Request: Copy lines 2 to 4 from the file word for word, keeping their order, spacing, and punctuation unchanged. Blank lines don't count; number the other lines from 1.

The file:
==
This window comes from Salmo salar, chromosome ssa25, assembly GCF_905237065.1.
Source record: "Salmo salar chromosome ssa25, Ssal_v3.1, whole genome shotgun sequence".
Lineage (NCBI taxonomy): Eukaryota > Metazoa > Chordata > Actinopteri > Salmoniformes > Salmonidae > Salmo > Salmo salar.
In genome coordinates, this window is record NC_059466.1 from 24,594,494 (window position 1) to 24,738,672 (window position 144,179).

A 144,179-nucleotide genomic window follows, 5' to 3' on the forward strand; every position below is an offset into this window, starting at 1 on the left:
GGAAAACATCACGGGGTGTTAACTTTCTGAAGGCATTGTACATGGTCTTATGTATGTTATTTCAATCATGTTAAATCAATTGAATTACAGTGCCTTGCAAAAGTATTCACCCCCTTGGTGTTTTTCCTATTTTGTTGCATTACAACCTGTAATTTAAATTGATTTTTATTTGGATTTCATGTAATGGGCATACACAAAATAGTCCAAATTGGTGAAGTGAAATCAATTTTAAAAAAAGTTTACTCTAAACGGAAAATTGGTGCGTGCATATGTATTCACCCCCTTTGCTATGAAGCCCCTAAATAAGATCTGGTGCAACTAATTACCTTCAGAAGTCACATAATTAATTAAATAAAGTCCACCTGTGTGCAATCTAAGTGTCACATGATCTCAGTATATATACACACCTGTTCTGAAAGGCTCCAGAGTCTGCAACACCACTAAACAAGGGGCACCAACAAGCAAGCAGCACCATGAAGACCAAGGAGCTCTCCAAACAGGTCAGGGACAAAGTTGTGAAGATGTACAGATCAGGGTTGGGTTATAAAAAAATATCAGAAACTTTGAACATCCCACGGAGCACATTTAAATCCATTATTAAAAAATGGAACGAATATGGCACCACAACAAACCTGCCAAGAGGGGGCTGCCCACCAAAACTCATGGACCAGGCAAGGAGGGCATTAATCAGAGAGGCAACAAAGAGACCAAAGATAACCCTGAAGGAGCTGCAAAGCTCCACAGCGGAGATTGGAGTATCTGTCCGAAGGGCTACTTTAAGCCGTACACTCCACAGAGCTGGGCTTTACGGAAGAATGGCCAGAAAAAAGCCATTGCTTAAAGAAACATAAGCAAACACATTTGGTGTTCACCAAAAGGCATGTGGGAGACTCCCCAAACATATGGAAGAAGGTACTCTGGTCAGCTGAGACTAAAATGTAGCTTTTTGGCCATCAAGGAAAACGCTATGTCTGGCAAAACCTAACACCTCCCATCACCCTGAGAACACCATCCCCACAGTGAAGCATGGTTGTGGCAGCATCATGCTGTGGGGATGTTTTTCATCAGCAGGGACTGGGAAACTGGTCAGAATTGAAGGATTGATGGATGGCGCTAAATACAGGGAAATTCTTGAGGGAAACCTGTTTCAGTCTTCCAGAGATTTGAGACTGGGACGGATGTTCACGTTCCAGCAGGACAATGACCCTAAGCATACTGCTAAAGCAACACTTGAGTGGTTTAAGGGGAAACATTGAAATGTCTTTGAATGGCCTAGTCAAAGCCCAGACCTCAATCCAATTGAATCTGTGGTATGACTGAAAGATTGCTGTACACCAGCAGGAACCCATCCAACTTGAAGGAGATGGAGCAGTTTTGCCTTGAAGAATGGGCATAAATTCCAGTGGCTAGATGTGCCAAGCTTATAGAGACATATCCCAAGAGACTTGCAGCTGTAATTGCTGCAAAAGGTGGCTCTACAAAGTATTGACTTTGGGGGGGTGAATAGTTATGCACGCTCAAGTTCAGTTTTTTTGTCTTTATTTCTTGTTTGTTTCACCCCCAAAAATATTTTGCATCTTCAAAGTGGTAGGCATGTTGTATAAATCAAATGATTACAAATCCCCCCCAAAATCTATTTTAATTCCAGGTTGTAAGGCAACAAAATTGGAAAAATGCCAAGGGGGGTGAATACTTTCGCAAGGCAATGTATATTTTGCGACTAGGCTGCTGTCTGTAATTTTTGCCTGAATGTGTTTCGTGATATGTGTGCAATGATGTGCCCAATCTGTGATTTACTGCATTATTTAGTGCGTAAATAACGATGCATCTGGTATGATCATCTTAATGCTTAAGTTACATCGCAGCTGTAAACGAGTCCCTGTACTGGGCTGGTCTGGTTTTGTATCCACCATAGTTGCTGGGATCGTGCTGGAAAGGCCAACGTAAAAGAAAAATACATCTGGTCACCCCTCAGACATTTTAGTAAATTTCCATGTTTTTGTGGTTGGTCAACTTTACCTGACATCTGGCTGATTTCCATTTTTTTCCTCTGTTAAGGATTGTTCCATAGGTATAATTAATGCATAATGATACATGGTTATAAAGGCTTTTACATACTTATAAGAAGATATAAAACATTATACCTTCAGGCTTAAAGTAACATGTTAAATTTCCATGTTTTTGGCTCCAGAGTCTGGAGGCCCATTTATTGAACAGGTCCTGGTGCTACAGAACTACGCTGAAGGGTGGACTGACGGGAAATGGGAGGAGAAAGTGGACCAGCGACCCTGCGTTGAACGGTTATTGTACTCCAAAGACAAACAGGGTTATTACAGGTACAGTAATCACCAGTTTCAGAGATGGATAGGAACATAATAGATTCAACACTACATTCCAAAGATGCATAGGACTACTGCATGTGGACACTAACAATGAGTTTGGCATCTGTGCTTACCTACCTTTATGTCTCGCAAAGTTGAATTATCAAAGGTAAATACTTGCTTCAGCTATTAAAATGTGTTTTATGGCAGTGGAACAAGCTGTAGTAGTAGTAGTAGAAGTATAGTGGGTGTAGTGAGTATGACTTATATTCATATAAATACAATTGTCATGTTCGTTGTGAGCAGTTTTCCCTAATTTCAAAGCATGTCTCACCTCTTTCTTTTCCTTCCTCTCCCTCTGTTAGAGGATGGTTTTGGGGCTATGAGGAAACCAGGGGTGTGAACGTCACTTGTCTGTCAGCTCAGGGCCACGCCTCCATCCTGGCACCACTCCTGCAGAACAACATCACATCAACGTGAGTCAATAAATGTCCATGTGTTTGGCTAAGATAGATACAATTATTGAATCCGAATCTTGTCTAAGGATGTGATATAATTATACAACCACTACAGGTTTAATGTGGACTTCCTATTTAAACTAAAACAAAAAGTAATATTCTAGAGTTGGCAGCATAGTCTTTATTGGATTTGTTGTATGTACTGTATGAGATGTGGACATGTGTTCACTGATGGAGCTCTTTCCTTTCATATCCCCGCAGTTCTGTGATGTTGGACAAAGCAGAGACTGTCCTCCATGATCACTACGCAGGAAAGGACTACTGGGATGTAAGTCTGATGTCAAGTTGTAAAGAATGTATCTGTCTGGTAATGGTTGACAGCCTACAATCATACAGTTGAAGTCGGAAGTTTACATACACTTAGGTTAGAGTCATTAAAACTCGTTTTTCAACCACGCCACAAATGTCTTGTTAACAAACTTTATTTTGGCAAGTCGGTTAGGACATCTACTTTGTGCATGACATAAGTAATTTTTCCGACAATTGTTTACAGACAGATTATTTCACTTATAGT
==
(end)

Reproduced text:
Source record: "Salmo salar chromosome ssa25, Ssal_v3.1, whole genome shotgun sequence".
Lineage (NCBI taxonomy): Eukaryota > Metazoa > Chordata > Actinopteri > Salmoniformes > Salmonidae > Salmo > Salmo salar.
In genome coordinates, this window is record NC_059466.1 from 24,594,494 (window position 1) to 24,738,672 (window position 144,179).